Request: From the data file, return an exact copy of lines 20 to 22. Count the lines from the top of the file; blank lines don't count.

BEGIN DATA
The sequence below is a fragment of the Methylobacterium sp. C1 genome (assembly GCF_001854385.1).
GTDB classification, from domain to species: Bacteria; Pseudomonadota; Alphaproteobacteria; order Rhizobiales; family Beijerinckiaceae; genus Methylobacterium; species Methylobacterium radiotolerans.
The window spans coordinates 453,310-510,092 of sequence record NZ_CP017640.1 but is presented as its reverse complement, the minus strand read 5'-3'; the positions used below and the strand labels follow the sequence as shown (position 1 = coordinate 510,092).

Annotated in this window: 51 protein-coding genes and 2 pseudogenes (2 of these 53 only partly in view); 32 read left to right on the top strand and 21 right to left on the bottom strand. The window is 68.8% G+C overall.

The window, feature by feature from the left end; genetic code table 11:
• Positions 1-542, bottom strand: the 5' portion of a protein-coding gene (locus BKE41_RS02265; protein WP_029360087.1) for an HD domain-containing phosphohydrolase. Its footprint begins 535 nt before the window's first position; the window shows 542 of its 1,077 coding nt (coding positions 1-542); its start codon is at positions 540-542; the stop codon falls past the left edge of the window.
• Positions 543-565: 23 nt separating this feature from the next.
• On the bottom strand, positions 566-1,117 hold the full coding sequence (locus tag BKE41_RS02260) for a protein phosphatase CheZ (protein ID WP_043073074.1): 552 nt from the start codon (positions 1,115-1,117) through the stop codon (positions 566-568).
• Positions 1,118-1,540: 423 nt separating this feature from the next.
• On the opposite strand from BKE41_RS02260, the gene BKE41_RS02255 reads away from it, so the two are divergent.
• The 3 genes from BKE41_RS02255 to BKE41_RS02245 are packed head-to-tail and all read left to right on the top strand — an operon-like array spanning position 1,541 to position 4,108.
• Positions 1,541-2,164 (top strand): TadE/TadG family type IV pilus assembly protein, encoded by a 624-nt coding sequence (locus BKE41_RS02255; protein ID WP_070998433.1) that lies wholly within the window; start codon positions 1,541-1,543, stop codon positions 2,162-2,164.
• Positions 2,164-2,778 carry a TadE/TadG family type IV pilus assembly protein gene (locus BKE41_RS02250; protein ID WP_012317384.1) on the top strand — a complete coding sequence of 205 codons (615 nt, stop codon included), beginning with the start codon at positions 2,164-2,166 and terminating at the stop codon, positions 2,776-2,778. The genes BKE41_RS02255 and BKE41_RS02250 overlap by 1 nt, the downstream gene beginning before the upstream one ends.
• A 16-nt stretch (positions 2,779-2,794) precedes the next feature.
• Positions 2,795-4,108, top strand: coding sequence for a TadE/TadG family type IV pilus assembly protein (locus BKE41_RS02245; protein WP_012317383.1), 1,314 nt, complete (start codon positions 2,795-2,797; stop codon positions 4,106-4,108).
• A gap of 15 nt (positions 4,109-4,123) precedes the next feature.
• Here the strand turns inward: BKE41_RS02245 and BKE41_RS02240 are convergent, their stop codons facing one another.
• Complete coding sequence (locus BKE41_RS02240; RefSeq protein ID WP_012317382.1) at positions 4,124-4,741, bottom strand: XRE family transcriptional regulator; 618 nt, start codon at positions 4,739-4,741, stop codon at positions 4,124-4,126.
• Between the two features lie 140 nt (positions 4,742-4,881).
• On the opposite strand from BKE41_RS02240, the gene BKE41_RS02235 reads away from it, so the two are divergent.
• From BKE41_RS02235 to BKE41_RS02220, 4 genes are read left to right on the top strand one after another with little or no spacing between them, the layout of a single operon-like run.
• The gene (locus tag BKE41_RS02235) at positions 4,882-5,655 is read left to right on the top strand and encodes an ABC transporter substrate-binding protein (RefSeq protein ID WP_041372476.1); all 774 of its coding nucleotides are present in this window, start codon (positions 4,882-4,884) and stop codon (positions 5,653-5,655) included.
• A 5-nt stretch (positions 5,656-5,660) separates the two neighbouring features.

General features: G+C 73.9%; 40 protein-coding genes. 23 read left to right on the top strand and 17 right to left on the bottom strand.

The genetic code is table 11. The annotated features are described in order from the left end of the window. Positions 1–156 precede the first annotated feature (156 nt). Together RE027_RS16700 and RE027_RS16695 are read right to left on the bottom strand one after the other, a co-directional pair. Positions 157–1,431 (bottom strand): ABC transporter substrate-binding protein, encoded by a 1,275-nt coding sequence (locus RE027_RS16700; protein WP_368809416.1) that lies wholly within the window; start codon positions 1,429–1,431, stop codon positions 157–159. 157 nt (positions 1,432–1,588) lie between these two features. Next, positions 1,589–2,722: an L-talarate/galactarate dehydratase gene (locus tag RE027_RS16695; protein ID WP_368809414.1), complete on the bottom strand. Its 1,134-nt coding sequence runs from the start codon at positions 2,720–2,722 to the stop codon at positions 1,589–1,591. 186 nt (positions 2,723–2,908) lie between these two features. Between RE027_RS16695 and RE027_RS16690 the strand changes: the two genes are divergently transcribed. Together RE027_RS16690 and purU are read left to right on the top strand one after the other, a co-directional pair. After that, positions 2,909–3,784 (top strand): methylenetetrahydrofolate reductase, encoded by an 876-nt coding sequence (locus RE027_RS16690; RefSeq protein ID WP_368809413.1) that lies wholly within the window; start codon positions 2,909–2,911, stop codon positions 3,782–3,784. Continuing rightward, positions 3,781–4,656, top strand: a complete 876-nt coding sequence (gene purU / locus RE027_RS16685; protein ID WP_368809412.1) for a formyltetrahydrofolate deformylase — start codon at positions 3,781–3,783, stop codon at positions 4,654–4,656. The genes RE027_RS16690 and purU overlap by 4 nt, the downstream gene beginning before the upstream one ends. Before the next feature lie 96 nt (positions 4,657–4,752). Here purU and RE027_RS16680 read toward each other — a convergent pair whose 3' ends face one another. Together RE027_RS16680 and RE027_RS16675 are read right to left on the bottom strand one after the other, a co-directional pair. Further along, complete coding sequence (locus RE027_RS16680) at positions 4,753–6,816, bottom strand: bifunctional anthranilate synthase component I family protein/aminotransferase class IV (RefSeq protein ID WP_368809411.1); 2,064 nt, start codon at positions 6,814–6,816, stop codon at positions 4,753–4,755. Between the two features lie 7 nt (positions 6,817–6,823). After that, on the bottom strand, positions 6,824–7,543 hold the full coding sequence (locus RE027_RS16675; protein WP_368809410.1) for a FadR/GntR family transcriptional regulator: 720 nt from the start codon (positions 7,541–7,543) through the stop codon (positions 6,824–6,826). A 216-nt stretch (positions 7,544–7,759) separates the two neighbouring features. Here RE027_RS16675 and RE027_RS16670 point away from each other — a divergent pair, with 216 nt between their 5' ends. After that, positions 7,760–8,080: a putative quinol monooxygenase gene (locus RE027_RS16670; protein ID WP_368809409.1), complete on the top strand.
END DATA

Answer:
• On the opposite strand from BKE41_RS02240, the gene BKE41_RS02235 reads away from it, so the two are divergent.
• From BKE41_RS02235 to BKE41_RS02220, 4 genes are read left to right on the top strand one after another with little or no spacing between them, the layout of a single operon-like run.
• The gene (locus tag BKE41_RS02235) at positions 4,882-5,655 is read left to right on the top strand and encodes an ABC transporter substrate-binding protein (RefSeq protein ID WP_041372476.1); all 774 of its coding nucleotides are present in this window, start codon (positions 4,882-4,884) and stop codon (positions 5,653-5,655) included.